A progressive tax rate on income and all dividends with no deductions or credits for anything. Lower income brackets would have very low rates but ask them to contribute a very small % starting at 10K. Marginal Tax Rates would be much lower than current rates to make up for the the loss of all the deductions and credits but the goal is for it to be revenue neutral compared to what we have now and make it very simple to calculate. Yes, some would pay more than currently (normally those getting excessive deductions / credits now) but others might pay less (those not getting many deductions / credits now). Overall though most would pay close to what they pay now. Here is my plan:
Income Marginal Tax Rate
> 1M 35%
Based on the above, the EFFECTIVE tax amount rate at various example incomes would be:
Just imagine, your one page income tax form would take a whole 5 minutes to complete. You could cut out the $$$ you pay for a lawyer, CPA or tax preparer, and the associated angst of doing taxes. Meanwhile the the IRS could cut 90% of its budget and staff since policing such a plan is easy as pie. And best of all, everyone knows everyone else is contributing their fair share and that some people aren't getting rich or fleecing the rest of us via excessive deductions, credits and tax loopholes.
Okay so some of you surely won't like my plan. If so, tell me, WHAT'S YOUR PLAN?
9-9-9 is a simplistic hare-brained scheme. The tax code desperately needs to be changed but this plan will not do what he says.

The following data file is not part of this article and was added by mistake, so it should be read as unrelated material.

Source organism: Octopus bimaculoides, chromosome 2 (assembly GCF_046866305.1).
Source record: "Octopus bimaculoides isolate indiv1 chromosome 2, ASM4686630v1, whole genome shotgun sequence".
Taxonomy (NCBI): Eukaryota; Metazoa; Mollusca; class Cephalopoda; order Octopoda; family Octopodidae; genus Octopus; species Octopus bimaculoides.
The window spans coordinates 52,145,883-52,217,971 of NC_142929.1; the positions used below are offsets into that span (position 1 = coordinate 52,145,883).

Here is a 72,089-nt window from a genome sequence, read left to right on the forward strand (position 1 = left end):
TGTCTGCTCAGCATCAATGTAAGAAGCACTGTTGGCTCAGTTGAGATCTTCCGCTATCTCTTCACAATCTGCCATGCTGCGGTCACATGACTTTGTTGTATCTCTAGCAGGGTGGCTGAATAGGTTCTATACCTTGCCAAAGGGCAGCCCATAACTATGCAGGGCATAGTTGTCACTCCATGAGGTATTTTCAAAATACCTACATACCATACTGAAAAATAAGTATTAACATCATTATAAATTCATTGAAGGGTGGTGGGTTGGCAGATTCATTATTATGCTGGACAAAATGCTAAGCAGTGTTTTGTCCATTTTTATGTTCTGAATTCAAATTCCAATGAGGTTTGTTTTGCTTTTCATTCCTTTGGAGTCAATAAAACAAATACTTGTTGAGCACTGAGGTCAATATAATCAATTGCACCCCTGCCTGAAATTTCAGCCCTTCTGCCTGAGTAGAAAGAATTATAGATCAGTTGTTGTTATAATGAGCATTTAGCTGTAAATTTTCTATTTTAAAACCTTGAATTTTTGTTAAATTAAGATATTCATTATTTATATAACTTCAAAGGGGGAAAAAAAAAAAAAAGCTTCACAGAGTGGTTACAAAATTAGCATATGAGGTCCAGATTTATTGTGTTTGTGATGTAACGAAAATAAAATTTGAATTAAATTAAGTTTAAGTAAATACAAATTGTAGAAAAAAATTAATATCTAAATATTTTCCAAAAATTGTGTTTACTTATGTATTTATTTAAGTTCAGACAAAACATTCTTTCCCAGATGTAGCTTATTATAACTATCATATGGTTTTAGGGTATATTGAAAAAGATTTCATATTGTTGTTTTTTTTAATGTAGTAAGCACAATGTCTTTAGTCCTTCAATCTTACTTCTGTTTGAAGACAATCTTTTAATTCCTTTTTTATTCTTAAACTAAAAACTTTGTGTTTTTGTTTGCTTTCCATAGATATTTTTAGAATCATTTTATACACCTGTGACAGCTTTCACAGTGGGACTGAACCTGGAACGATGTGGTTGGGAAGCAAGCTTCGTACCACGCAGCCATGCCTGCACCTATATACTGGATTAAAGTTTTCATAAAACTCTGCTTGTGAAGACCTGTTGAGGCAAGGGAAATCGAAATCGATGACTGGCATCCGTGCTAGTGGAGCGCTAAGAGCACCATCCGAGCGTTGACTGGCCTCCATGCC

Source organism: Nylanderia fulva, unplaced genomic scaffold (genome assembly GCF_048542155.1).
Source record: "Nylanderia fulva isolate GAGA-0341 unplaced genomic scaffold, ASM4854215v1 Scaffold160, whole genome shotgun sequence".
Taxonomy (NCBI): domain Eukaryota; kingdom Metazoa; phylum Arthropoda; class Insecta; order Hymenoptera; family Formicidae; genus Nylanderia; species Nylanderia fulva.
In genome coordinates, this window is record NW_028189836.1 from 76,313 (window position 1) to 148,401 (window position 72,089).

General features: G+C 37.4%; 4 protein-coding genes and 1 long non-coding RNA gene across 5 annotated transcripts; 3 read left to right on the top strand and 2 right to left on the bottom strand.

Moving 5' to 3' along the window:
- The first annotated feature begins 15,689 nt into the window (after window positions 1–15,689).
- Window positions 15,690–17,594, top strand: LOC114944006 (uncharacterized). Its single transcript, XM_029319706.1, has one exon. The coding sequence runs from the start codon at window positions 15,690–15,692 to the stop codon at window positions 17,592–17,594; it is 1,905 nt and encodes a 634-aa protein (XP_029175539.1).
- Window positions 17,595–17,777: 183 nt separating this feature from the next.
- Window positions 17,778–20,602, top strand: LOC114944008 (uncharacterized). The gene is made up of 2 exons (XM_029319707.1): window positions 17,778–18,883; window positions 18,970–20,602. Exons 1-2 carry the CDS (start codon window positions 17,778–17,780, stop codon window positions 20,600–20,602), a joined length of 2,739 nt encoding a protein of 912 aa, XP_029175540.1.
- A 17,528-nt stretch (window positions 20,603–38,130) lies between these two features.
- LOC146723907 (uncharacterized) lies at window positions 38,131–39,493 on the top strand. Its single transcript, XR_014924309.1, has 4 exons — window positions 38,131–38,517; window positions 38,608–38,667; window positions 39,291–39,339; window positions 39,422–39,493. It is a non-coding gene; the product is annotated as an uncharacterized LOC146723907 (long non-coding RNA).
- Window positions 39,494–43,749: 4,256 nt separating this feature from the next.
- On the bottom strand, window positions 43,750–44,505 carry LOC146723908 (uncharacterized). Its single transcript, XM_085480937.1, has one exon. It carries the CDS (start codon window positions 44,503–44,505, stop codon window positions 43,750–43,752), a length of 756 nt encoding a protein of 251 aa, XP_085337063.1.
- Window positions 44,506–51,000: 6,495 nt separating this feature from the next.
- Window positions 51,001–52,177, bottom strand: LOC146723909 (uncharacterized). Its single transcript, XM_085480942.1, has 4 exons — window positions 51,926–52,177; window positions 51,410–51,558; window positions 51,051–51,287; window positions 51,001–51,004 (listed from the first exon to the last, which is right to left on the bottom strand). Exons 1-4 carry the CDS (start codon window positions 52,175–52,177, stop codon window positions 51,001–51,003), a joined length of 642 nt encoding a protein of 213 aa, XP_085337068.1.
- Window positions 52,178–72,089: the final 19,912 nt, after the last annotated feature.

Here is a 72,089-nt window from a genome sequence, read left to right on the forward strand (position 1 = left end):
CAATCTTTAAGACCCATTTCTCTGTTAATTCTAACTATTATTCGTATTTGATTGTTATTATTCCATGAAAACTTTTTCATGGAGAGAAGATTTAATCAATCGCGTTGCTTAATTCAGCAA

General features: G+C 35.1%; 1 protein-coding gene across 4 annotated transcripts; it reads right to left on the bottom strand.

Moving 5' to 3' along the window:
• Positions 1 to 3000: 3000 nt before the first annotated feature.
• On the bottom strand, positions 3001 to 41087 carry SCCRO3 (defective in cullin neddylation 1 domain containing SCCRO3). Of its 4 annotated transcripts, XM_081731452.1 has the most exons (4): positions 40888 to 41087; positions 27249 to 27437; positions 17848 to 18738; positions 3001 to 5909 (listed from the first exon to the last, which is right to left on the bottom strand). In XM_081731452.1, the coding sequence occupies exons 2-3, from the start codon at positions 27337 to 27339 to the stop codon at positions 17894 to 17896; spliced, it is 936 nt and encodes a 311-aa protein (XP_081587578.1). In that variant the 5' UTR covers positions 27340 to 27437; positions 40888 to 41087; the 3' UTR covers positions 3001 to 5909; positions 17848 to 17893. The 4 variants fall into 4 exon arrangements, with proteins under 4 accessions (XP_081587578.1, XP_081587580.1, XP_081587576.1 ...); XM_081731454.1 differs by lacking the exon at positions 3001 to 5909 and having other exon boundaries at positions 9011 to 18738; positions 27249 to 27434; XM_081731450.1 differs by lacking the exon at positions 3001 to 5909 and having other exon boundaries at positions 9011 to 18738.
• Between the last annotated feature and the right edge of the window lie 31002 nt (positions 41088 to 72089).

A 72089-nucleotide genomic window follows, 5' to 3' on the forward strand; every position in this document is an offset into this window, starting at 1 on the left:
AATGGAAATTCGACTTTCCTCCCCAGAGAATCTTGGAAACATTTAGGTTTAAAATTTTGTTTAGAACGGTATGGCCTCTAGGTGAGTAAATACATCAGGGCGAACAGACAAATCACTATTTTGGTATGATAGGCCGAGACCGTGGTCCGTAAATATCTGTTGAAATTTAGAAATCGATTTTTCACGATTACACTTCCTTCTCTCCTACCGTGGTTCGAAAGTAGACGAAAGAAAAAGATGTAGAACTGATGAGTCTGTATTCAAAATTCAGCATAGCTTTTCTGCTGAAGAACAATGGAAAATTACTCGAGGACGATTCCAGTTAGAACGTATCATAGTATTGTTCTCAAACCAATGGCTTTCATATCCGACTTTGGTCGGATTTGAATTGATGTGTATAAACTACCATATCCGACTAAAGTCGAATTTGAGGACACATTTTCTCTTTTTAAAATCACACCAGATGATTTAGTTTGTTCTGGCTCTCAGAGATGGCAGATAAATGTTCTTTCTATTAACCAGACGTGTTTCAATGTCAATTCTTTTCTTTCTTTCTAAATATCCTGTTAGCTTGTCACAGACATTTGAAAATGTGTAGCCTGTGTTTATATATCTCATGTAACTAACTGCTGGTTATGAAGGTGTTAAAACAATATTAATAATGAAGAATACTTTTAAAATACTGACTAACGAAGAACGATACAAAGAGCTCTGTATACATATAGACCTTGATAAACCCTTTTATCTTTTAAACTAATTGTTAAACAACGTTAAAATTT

Nat, you're problem is you seem to think Federal taxes are the only taxes that our governments collect. This is patently false. All those people you want to stick it to do pay consumption based taxes.
Furthermore you seem to think that poor people have extra money lying around to just hand over to the government. There is a reason they're called poor. If you start taking away more money from them by taxing those on the brink you're going to end up having to create more (or expand existing) social programs to compensate. All that does is provide less incentive for them to ever improve their circumstances.
Consumption or sales taxes are ALWAYS regressive and punish the poorest and most vulnerable in society much more than they make things equitable. This is because poor people are forced to spend a much higher percentage of their incomes on consumption of goods necessary to maintain life. This makes their marginal tax rate much higher than someone who is able to save and invest their money, especially when you remove all taxes on investments, which you're effectively doing by eliminating things such as the Capital Gains Tax, The Estate Tax, etc.
I have thought it through and I hate, even though once my children are grown, which they nearly are, it would probably end up costing me less money.
You're right there are a large number of people in this country that don't pay federal income taxes. That doesn't mean they pay no tax. It means in the past the federal government has chosen to use the IRS to administer a large percentage of its social program, by not ever collecting or returning money to those who would end up being part of some other (and probably more expensive) social program. Furthermore a huge percentage of the people you're talking about not paying taxes are seniors on little income other than their Social Security. If you add a new tax to them, you're essentially taxing them twice on the same earnings and breaking the Social Security "contract". I don't think that's going to fly.
It's a poorly thought out and poorly explained plan.